Design with Nature: Leading change in development practices starts with an understanding of "How We Think"
HOW WE THINK: How It Affects Sustainability
Eva Kras is a visionary, scholar, university professor, lecturer, traveler and author of THE BLOCKAGE–Rethinking Organizational Principles for the 21st Century. Over the past 5 years, Eva Kras has contributed her knowledge and wisdom to CAVI-Convening for Action on Vancouver Island, an initiative under the umbrella of the Water Sustainability Action Plan for British Columbia.
In May 2015, she represented the International Society for Ecologic Economics when she presented her paper on How We Think: How It Affects Sustainability at the Management International Conference (MIC) 2015 on Managing Sustainable Growth. This international conference was held in Slovenia.
This paper is relevant to those who are leading implementation of land development practices that achieve desired ‘Design with Nature’ outcomes, where settlement and economy are in balance with ecology.
Consequences of Short-Term Thinking
At the end of the 20th century the sustainability concept was mainly a basis for developing policies consistent with a continued use of resources into the future without causing environmental crisis. But the situation has evolved, and the global economic crisis in 2009 was the ultimate consequence of short-term economic thinking.
“The MIC 2015 focus is on the need for a new form of economic development, addressing the needs of the present without undermining the needs of the future. Sustainable development requires us to take a long term view of the economy, rather than adopting short-term fixes,” says Eva Kras.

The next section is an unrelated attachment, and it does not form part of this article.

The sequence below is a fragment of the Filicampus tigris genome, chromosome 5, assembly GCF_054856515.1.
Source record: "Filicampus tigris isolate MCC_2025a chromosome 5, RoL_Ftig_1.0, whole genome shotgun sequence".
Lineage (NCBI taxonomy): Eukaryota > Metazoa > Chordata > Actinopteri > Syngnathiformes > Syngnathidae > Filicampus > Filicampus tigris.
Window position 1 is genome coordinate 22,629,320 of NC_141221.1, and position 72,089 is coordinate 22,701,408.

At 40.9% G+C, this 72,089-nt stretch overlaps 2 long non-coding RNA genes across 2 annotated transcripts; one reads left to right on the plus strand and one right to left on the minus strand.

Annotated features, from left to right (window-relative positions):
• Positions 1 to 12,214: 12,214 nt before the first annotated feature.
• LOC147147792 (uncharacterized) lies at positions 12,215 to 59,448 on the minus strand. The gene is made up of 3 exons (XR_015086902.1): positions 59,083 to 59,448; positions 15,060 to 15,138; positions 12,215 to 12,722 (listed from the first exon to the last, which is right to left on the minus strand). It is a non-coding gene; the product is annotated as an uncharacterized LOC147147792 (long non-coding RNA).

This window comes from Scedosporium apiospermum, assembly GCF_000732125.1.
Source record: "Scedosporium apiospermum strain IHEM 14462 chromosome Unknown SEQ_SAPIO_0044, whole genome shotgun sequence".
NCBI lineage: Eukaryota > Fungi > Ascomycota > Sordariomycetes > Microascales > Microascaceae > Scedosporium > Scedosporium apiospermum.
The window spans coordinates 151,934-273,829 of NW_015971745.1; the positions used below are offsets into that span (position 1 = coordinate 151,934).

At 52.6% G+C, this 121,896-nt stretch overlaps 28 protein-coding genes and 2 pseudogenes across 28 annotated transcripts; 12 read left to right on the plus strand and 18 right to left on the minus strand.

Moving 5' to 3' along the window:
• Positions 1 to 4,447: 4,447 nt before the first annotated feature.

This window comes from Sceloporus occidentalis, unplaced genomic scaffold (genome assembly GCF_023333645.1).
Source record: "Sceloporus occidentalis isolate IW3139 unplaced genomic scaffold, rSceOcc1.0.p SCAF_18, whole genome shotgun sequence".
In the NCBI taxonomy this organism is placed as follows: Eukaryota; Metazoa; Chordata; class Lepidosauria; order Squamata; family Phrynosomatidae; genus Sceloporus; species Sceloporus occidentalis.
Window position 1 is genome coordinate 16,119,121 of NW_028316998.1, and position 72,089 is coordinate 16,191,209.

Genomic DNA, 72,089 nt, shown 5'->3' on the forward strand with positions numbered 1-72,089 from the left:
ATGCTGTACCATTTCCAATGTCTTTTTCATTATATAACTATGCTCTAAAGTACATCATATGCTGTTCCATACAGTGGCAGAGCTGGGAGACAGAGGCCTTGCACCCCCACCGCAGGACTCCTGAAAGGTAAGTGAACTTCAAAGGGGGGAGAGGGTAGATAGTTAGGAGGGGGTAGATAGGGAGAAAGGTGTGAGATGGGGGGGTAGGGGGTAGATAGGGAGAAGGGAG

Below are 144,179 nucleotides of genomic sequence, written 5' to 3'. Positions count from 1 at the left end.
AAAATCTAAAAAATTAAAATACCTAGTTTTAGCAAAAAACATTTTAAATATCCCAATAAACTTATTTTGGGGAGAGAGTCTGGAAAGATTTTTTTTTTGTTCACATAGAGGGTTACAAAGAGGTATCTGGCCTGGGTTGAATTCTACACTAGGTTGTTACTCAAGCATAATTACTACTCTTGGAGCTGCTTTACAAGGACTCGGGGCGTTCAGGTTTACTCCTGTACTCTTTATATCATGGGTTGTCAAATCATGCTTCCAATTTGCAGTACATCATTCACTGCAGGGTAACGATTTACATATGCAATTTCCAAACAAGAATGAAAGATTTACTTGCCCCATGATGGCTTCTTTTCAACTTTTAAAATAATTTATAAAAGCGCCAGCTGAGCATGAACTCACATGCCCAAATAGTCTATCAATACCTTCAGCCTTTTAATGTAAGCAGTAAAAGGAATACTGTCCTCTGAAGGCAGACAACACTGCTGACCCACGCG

Two Types of Thinking Processes
The paper by Eva Kras deals with the revelations resulting from new research by Dr. Iain McGilchrist into the two types of thinking processes – Left Hemisphere (short-term + pragmatic = ‘show me the money’) and Right Hemisphere (long-term + holistic = ‘leap of faith’). Her paper is intended to provide a bridge between the research and its potential for application in the world of business.
“The research by Iain McGilchrist can answer a lot of questions for our everyday lives and work related to business,” continues Eva Kras. “He draws attention to the pressing need to achieve a new viable balance between the two types of thinking processes. Which is the Master and which is Emissary? Mainstreaming the research results has the potential to change how we view and achieve Sustainability.”
Towards Balanced Thinking
“Our present global and societal problem is that short-term thinking governs much of what we do. In many organizations, the long-term view has somehow become excluded over many generations. And in society as whole, it seems that only Left Hemisphere logical, rational thinking has been accepted as valid.”
“Both ways of thinking are important, but the sad part is that we have convinced ourselves that the Left Hemisphere can do EVERYTHING. The new research by Ian McGilchrist now ‘turns the table’ because it demonstrates the true and indispensable role of the Right Hemisphere for ALL sustainable development work. A key finding is that we need to re-learn basically ‘how we think’, using both hemispheres.”
“This would switch things around to achieve a viable balance between the two types of thinking processes: THE RIGHT HEMISPHERE ‘sees the big, long term picture’ of the world, and THE LEFT HEMISHERE finds ways of putting these ideas gained from the Right Hemisphere, into practice,” concludes Eva Kras.
To Learn More:
To download a copy of the conference paper by Eva Kras, click on HOW WE THINK: How It Affects Sustainability.
THE BLOCKAGE: Rethinking Organizational Principles for the 21st Century
In her book THE BLOCKAGE, Eva Kras searches beyond organizational policy levels to the principles and values on which the policies of major decision makers are directly dependent. Based upon the observations and wisdom of visionaries such as Willis Harman, E.F.Schumacher and Albert Einstein, Eva Kras makes the case that sustainable governance calls for a serious rethink of our societal values and governance processes.